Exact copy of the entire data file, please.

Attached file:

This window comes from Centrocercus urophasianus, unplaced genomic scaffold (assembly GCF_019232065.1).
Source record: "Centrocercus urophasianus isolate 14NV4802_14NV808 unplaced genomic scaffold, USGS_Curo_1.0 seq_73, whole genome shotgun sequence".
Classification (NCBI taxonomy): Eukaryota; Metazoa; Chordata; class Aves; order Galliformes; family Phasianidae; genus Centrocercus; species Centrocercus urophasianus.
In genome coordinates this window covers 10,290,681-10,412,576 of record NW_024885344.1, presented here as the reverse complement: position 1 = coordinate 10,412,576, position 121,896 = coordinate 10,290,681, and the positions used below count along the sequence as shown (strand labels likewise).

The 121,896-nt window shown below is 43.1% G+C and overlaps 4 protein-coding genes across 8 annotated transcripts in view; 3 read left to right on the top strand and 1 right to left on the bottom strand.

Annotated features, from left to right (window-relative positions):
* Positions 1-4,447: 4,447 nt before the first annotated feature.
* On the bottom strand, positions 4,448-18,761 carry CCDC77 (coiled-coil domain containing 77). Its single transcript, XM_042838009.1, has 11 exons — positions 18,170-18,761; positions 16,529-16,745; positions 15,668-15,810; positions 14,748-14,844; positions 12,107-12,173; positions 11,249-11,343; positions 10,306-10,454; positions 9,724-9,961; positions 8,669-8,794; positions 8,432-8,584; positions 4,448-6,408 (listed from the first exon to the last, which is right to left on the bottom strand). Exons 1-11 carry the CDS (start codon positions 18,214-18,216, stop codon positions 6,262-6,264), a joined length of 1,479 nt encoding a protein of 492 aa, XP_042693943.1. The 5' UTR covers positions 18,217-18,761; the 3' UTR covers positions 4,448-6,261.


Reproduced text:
This window comes from Centrocercus urophasianus, unplaced genomic scaffold (assembly GCF_019232065.1).
Source record: "Centrocercus urophasianus isolate 14NV4802_14NV808 unplaced genomic scaffold, USGS_Curo_1.0 seq_73, whole genome shotgun sequence".
Classification (NCBI taxonomy): Eukaryota; Metazoa; Chordata; class Aves; order Galliformes; family Phasianidae; genus Centrocercus; species Centrocercus urophasianus.
In genome coordinates this window covers 10,290,681-10,412,576 of record NW_024885344.1, presented here as the reverse complement: position 1 = coordinate 10,412,576, position 121,896 = coordinate 10,290,681, and the positions used below count along the sequence as shown (strand labels likewise).

The 121,896-nt window shown below is 43.1% G+C and overlaps 4 protein-coding genes across 8 annotated transcripts in view; 3 read left to right on the top strand and 1 right to left on the bottom strand.

Annotated features, from left to right (window-relative positions):
* Positions 1-4,447: 4,447 nt before the first annotated feature.
* On the bottom strand, positions 4,448-18,761 carry CCDC77 (coiled-coil domain containing 77). Its single transcript, XM_042838009.1, has 11 exons — positions 18,170-18,761; positions 16,529-16,745; positions 15,668-15,810; positions 14,748-14,844; positions 12,107-12,173; positions 11,249-11,343; positions 10,306-10,454; positions 9,724-9,961; positions 8,669-8,794; positions 8,432-8,584; positions 4,448-6,408 (listed from the first exon to the last, which is right to left on the bottom strand). Exons 1-11 carry the CDS (start codon positions 18,214-18,216, stop codon positions 6,262-6,264), a joined length of 1,479 nt encoding a protein of 492 aa, XP_042693943.1. The 5' UTR covers positions 18,217-18,761; the 3' UTR covers positions 4,448-6,261.